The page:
BLOG | A father's High River flood chronicle

Blogger Angela Piovesana walks through how Keith Pelley and his family fared in the flood.

Blogger Angela Piovesana walks through how Keith Pelley and his family fared in the flood

The community of Sunrise was one of the worst hit in High River, Alta. Even after much of the cleanup has been done, some in the community are still not allowed to inhabit their homes. (Jordan Verlage/Canadian Press)

High River residents Angela Piovesana and Amanda Pawlitzki will be blogging over the summer about their experiences during and after the floods that hit southern Alberta.

They'll tell stories of the recovery through the eyes of people who live there.

Keith Pelley told me in early June that he sat with his wife and happily watched their children play in their backyard, grateful for their marriage, their children and their beautiful home.

Life was good, says Pelley, but it didn't stay that way after floodwaters brought devastation to the entire community of High River on June 20. Here is his story.

June 8: Pelley came home from a round of golf to a Harley-Davidson parked in his High River, Alta. garage — a surprise from his wife Denise. The father of a three-and-a-half-year-old girl and an 18-month-old boy, he had put that dream to bed.

June 15: Pelley offered to run the household errands. His Father’s Day gift had been insured the day before and he couldn’t wait to take it for a ride. He put 300 kilometres on his bike that weekend.

June 20: Pelley listened to the radio all morning. By noon, he and his two co-workers headed back into town. Sunrise, the community he lived in, was furthest from the river, but he feared for the homes of his co-workers.

By the time they reached town, streets were blocked off. By 5 p.m. MT, the evacuation order was being enforced for the entire town. His co-workers, who had left to purchase a change of clothes, were not allowed back in to meet up at Pelley’s as planned. By 7 p.m., town officials knocked on the family’s door. Obeying the order to evacuate the house immediately, the family packed their overnight bags and left.

July 11: They were allowed access to their home. Pelley used hip waders, gaining access through the back. His home, a four-level split, was flooded on two levels, water still standing on the second floor.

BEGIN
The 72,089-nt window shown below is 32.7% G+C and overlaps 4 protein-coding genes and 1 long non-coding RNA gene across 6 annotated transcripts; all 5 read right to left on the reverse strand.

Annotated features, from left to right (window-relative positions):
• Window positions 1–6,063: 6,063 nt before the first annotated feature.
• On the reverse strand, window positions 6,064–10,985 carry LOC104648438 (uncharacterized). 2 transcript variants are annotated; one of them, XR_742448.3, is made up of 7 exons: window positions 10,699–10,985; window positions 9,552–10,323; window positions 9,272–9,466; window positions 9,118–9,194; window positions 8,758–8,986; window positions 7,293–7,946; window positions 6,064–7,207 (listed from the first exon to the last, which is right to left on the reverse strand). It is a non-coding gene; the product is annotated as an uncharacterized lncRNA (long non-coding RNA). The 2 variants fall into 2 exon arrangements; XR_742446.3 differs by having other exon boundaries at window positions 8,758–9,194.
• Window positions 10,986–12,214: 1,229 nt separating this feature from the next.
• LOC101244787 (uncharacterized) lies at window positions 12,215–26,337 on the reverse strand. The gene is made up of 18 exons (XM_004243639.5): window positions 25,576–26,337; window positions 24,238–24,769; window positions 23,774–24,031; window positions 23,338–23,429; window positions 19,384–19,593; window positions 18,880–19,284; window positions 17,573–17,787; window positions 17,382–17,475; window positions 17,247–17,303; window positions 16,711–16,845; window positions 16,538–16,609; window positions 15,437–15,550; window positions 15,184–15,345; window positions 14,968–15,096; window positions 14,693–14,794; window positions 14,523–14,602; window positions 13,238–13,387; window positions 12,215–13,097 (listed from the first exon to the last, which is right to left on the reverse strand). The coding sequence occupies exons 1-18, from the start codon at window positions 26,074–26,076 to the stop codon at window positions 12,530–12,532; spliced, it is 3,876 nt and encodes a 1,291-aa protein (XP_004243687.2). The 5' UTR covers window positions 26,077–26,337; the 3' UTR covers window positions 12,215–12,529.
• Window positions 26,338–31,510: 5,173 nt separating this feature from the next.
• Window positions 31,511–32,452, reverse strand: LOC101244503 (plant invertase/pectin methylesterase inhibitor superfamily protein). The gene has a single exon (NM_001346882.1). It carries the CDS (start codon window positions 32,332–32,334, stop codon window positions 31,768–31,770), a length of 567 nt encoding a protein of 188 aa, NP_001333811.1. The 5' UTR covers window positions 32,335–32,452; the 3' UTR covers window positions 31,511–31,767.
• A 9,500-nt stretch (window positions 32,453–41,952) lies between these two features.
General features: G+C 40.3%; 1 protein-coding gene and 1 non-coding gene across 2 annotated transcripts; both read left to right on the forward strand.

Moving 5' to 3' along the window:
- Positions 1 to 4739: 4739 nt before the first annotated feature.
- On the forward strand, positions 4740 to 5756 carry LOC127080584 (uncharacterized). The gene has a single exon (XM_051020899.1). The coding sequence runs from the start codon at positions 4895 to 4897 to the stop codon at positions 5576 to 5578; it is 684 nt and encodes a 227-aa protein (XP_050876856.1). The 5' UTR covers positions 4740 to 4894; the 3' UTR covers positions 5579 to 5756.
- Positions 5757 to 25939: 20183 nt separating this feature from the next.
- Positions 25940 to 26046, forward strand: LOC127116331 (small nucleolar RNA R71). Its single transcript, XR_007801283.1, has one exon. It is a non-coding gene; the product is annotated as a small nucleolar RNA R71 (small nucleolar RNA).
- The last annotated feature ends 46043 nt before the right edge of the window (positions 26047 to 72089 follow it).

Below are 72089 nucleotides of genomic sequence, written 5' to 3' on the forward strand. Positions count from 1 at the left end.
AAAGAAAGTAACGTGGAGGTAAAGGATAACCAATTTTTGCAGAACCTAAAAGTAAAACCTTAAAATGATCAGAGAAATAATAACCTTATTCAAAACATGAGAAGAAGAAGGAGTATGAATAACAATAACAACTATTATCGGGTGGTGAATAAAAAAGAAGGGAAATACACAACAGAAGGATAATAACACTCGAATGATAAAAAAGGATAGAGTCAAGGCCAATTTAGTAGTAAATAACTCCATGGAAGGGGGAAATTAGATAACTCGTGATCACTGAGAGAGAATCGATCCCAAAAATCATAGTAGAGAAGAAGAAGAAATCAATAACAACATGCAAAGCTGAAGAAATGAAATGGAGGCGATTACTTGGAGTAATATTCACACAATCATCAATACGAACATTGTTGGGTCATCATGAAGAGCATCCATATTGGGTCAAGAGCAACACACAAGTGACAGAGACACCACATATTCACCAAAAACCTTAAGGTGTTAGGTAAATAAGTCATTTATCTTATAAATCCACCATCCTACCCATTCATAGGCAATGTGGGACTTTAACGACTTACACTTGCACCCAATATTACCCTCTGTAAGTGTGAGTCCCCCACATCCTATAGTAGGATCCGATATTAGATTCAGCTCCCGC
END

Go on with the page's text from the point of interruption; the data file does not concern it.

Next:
July 12: He began work on the garage, waiting to start on his basement until water could be pumped out. His new bike was now a casualty of the flood.

July 13: He started on the house. The bottom two floors had to be gutted, taken down to the studs and pressure washed for the drying out process to begin. 

July 19: Alberta Health Services began going door-to-door posting notices that their homes were "uninhabitable." Pelley asked the official to come in and have a look. The official picked up a tiny piece of concrete from the floor and said, "See, we just don’t know what is happening here."

Aug. 2: Pelley and his family are living in a house in Okotoks, Alta., that was generously offered to them by a friend. Their home has been sprayed for mold and has dried out completely. A new furnace and hot water tank are on the way — it’s a race against time before a cold night could cause pipes to freeze and burst. The family has registered with Tervita as instructed, but have yet to hear anything.

Aug. 3: The residents of Sunrise will gather for a meeting. A lawyer will be present to answer the one question that is on the mind of the community: What rights does a homeowner have to gain access and make decisions for the cleanup and restoration of their own homes?

Now, says Pelley, everytime he and his wife talk their three-year-old stops them, "Are you guys going to cry again?"

When I ask if they'll replace the bike, Pelley laughs.

"I think I have bigger priorities for that money right now."